Hostname: page-component-848d4c4894-5nwft Total loading time: 0 Render date: 2024-05-24T04:39:27.159Z Has data issue: false hasContentIssue false

Services for adults with intellectual disability in Aotearoa New Zealand

Published online by Cambridge University Press:  12 March 2019

Jane McCarthy
Affiliation:
Associate Professor in Psychological Medicine, Faculty of Medical and Health Sciences, University of Auckland, New Zealand. Email: jane.mccarthy@auckland.ac.nz
Mhairi Duff
Affiliation:
Deputy Clinical Director, Forensic Intellectual Disability Secure Services, Mason Clinic, Waitemata District Health Board, Auckland, New Zealand
Rights & Permissions [Opens in a new window]

Abstract

Aotearoa New Zealand is a country of just under 5 million people with a diverse population, the main ethnic groups being of European descent and Maori. There are well-developed public and private healthcare systems. As in other countries, Aotearoa New Zealand has closed the large institutions and developed community-based services for people with intellectual disability. Aotearoa New Zealand has specific legislation for people with intellectual disability presenting to the criminal justice system and has unusually and explicitly excluded people with intellectual disability from mental health legislation since 1992. Partly as a result, most health professional training schemes have little focus on issues for people with intellectual and developmental disabilities. Therefore, one of the main challenges over the coming decade will be to ensure there is a sufficient workforce of psychiatrists and other professionals who have the training and expertise to work with people with intellectual disability requiring mental health and forensic services.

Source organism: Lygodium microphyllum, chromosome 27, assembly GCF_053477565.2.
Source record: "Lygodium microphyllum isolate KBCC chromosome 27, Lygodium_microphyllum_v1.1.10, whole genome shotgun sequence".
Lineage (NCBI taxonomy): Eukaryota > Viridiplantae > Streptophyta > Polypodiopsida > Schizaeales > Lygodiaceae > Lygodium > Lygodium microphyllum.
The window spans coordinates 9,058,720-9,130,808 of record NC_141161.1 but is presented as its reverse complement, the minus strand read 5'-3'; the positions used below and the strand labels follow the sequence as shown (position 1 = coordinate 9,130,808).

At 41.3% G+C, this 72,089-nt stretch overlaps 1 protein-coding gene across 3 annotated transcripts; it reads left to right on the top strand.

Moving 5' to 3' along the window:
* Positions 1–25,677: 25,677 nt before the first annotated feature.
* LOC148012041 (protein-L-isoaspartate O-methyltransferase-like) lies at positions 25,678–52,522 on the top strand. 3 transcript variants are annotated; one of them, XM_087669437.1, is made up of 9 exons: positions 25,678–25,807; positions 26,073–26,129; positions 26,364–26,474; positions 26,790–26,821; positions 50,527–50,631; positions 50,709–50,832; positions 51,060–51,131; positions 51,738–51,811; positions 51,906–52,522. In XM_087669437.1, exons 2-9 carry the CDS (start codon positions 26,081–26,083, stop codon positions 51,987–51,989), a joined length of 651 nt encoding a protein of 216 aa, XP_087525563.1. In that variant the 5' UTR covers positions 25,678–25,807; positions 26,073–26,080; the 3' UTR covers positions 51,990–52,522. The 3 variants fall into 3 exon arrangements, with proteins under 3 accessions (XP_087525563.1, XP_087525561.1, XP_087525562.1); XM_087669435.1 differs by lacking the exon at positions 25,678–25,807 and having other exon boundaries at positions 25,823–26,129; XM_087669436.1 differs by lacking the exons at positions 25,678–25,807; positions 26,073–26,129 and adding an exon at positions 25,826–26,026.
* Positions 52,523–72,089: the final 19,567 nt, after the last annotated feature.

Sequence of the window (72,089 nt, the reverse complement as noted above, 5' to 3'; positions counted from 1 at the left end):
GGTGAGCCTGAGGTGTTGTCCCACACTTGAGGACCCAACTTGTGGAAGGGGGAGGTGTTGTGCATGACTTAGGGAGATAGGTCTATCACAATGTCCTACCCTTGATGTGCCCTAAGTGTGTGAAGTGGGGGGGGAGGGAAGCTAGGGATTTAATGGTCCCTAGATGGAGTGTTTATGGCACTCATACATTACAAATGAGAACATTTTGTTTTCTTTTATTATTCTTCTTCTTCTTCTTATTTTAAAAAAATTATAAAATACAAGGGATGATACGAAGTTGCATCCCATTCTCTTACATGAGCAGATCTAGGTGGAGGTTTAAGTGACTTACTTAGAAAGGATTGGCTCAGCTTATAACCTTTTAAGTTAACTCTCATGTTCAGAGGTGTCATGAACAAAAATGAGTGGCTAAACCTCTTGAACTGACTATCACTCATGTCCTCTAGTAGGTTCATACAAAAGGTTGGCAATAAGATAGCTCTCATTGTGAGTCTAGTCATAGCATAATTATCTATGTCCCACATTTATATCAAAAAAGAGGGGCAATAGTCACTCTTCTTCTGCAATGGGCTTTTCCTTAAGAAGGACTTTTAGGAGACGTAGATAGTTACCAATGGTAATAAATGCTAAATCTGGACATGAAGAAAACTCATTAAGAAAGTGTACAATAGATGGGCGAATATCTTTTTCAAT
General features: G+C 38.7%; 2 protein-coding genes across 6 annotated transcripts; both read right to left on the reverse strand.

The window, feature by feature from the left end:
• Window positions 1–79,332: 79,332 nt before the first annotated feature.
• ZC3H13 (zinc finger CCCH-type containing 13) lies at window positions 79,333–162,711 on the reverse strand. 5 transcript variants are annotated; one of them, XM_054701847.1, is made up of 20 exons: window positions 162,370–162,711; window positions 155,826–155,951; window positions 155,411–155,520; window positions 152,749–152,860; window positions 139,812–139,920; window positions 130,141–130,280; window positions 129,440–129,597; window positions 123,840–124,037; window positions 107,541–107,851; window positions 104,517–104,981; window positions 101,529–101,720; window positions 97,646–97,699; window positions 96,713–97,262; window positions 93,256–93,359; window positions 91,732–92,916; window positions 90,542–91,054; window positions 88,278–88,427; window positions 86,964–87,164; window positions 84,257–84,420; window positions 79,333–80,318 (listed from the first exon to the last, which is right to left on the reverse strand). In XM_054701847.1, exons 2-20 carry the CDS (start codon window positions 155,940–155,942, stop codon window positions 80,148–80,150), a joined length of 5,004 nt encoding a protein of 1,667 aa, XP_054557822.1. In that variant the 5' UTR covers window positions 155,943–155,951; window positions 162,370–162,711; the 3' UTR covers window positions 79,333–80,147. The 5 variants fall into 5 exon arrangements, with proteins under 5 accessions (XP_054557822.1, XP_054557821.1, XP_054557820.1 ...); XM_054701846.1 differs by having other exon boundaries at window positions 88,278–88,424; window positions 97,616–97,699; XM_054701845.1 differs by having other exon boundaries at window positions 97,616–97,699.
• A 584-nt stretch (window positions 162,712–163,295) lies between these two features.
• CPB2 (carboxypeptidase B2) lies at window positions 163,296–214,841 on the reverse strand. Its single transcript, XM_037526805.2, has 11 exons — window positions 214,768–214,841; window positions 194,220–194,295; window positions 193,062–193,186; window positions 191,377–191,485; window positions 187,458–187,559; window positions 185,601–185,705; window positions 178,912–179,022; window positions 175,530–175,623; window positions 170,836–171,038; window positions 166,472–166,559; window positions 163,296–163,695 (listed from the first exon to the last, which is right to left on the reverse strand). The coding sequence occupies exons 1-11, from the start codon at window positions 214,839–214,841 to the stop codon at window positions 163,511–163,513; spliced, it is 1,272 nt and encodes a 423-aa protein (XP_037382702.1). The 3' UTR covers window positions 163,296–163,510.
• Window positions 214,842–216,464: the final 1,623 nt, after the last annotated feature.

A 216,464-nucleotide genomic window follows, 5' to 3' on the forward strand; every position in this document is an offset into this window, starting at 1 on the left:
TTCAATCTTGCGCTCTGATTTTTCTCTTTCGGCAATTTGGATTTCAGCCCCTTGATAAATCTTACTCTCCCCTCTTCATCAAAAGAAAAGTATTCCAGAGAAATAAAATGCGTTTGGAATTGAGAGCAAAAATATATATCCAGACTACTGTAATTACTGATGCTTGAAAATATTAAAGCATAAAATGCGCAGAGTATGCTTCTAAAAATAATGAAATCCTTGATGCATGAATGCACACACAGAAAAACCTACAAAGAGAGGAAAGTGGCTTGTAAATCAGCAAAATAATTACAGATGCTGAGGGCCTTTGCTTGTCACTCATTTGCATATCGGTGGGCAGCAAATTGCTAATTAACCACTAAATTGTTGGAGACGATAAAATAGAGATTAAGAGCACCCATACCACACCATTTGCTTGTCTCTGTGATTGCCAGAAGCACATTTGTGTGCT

Type
Special paper
Creative Commons
Creative Common License - CCCreative Common License - BYCreative Common License - NCCreative Common License - ND
This is an Open Access article, distributed under the terms of the Creative Commons Attribution-NonCommercial-NoDerivatives licence (http://creativecommons.org/licenses/by-nc-nd/4.0/), which permits non-commercial re-use, distribution, and reproduction in any medium, provided the original work is unaltered and is properly cited. The written permission of Cambridge University Press must be obtained for commercial re-use or in order to create a derivative work.
Copyright
© The Authors 2019

Healthcare in Aotearoa New Zealand